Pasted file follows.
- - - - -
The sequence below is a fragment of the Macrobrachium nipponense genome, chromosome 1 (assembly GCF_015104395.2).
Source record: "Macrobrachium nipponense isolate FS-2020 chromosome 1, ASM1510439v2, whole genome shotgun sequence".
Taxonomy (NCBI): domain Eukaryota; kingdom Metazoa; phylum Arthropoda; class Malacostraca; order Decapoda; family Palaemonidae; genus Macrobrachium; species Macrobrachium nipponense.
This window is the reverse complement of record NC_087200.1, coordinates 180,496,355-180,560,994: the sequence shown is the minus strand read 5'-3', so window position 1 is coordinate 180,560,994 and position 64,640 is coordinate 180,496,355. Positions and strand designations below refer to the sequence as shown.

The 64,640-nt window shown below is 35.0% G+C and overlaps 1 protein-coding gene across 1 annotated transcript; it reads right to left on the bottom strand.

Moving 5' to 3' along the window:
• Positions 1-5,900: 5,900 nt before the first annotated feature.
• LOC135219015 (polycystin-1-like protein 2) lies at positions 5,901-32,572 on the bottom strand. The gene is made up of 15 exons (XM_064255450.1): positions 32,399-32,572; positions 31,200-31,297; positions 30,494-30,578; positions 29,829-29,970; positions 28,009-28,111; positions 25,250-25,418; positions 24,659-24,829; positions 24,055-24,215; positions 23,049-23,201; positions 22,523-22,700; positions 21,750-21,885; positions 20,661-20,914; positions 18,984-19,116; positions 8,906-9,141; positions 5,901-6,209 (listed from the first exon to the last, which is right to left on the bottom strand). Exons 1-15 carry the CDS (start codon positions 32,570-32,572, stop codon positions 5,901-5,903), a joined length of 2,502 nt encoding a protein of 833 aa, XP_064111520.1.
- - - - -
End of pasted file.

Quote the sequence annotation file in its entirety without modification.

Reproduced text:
The sequence below is a fragment of the Macrobrachium nipponense genome, chromosome 1 (assembly GCF_015104395.2).
Source record: "Macrobrachium nipponense isolate FS-2020 chromosome 1, ASM1510439v2, whole genome shotgun sequence".
Taxonomy (NCBI): domain Eukaryota; kingdom Metazoa; phylum Arthropoda; class Malacostraca; order Decapoda; family Palaemonidae; genus Macrobrachium; species Macrobrachium nipponense.
This window is the reverse complement of record NC_087200.1, coordinates 180,496,355-180,560,994: the sequence shown is the minus strand read 5'-3', so window position 1 is coordinate 180,560,994 and position 64,640 is coordinate 180,496,355. Positions and strand designations below refer to the sequence as shown.

The 64,640-nt window shown below is 35.0% G+C and overlaps 1 protein-coding gene across 1 annotated transcript; it reads right to left on the bottom strand.

Moving 5' to 3' along the window:
• Positions 1-5,900: 5,900 nt before the first annotated feature.
• LOC135219015 (polycystin-1-like protein 2) lies at positions 5,901-32,572 on the bottom strand. The gene is made up of 15 exons (XM_064255450.1): positions 32,399-32,572; positions 31,200-31,297; positions 30,494-30,578; positions 29,829-29,970; positions 28,009-28,111; positions 25,250-25,418; positions 24,659-24,829; positions 24,055-24,215; positions 23,049-23,201; positions 22,523-22,700; positions 21,750-21,885; positions 20,661-20,914; positions 18,984-19,116; positions 8,906-9,141; positions 5,901-6,209 (listed from the first exon to the last, which is right to left on the bottom strand). Exons 1-15 carry the CDS (start codon positions 32,570-32,572, stop codon positions 5,901-5,903), a joined length of 2,502 nt encoding a protein of 833 aa, XP_064111520.1.